It has been my experience that certain books seem to land in my lap at key moments to bring understanding of conundrums that percolate in my barely subconscious pondering place. Such is the case with one that arrived in a box from an unidentified donor. Some may think that I only read the Bible or those things by individuals that agree with my view of God. That is not the case. I have been an avid reader of many views over my lifetime. I have a certain preference for some, but occasionally find it helpful to read well outside my preferences in order to gain greater understanding. But I am not inclined to read anything and everything that hits the “best seller” lists. I do not have the time nor the curiosity to read some of what passes for popular. And I know from my own book-buying habits and the donated books that come to Titus two without having ever had the binding bent that many of the books purchased that figure into “best seller” lists never get read.
As I was going through the box of donated books to determine which would be added to the Titus 2 classroom library, I found this one: “Selected Papers of Bertrand Russell” (copyright 1927, renewed 1955). I knew he was a humanist and agnostic who wrote on many topics, but I didn’t know anything more specific than that. A casual saunter through his own selected writings is probably adequate to discern what he believed.
On page 110 in an essay entitled “Education”, the unknown owner of this now donated book had bracketed the following with the margin note “essence”:
“The wish to preserve the past rather than the hope of creating the future dominates the minds of those who control the teaching of the young. Education should not aim at a passive awareness of dead facts, but at an activity directed towards the world that our efforts are to create. It should be inspired, not by a regretful hankering after the extinct beauties of Greece and the Renaissance, but by a shining vision of the society that is to be, of the triumphs that thought will achieve in the time to come, and of the ever-widening horizon of man’s survey over the universe. Those who are taught in this spirit will be filled with life and hope and joy, able to bear their part in bringing to mankind a future less somber than the past, with faith in the glory that human effort can create.”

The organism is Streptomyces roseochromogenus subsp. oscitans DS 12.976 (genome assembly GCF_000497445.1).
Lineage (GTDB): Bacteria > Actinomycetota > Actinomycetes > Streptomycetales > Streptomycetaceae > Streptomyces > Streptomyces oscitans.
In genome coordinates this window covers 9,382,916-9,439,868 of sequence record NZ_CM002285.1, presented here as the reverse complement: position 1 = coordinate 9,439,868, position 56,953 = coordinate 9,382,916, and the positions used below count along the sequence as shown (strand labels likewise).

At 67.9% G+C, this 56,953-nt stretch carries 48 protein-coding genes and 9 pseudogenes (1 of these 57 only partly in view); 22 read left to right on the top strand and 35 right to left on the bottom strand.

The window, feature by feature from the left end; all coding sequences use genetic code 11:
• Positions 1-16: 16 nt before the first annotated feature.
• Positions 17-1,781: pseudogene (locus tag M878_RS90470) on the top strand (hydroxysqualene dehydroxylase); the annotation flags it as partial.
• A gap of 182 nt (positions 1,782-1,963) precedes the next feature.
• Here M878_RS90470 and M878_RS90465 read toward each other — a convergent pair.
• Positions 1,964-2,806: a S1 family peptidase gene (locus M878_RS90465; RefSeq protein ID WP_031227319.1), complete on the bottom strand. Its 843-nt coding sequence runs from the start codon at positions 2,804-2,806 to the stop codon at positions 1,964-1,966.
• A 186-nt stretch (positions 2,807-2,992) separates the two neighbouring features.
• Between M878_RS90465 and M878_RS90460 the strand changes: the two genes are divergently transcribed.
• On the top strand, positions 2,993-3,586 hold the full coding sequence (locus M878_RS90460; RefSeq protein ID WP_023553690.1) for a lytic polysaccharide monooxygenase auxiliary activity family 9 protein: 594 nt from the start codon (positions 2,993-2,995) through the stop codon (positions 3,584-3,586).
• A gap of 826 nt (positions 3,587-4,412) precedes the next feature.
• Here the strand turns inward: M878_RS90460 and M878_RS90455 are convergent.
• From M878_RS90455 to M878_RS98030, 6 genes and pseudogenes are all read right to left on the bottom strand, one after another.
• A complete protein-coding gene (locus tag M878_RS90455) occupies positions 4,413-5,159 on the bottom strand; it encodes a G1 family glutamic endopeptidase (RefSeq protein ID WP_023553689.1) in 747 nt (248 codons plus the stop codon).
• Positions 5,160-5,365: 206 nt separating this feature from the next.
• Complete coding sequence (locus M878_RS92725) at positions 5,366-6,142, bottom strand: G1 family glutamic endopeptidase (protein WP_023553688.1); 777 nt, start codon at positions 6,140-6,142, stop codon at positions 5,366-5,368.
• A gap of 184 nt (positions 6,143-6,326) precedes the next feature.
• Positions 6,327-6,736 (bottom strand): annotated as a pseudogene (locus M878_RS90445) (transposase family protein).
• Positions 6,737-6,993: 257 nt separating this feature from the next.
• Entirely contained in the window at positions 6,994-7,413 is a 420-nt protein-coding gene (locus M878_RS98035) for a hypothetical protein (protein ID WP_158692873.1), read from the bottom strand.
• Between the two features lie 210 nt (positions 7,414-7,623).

This thought a few pages later in an essay entitled “Science and Art in Socialism”, provides a red thread of connection between the self-described “moderate” socialist’s beliefs about progressivism in education and government and socialism:
“Viewing the life of mankind as a whole, in the future as well as in the present, there can be no question that a society in which some men pursue knowledge while others endure great poverty offers more hope of ultimate good than a society in which all are sunk in slothful comfort.”
This, it appears to me, is the truth about socialism. It is not about equalizing economic prosperity for all, as its contemporary proponents proclaim. It is about a few having unlimited access to resources in order to pursue knowledge, pleasure, and unfettered personal privilege. This brings to mind “progressives” like former vice-president and #1 climate change drum-beater Al Gore whose lifestyle of luxury and excess have been written about and which seem to be in direct contradiction to everything he propagandizes as “best for the world”, i.e., the rest of us.
Education in philosophy seems to create disdain for education itself as evidenced in this essay, “The World as it Could be Made”: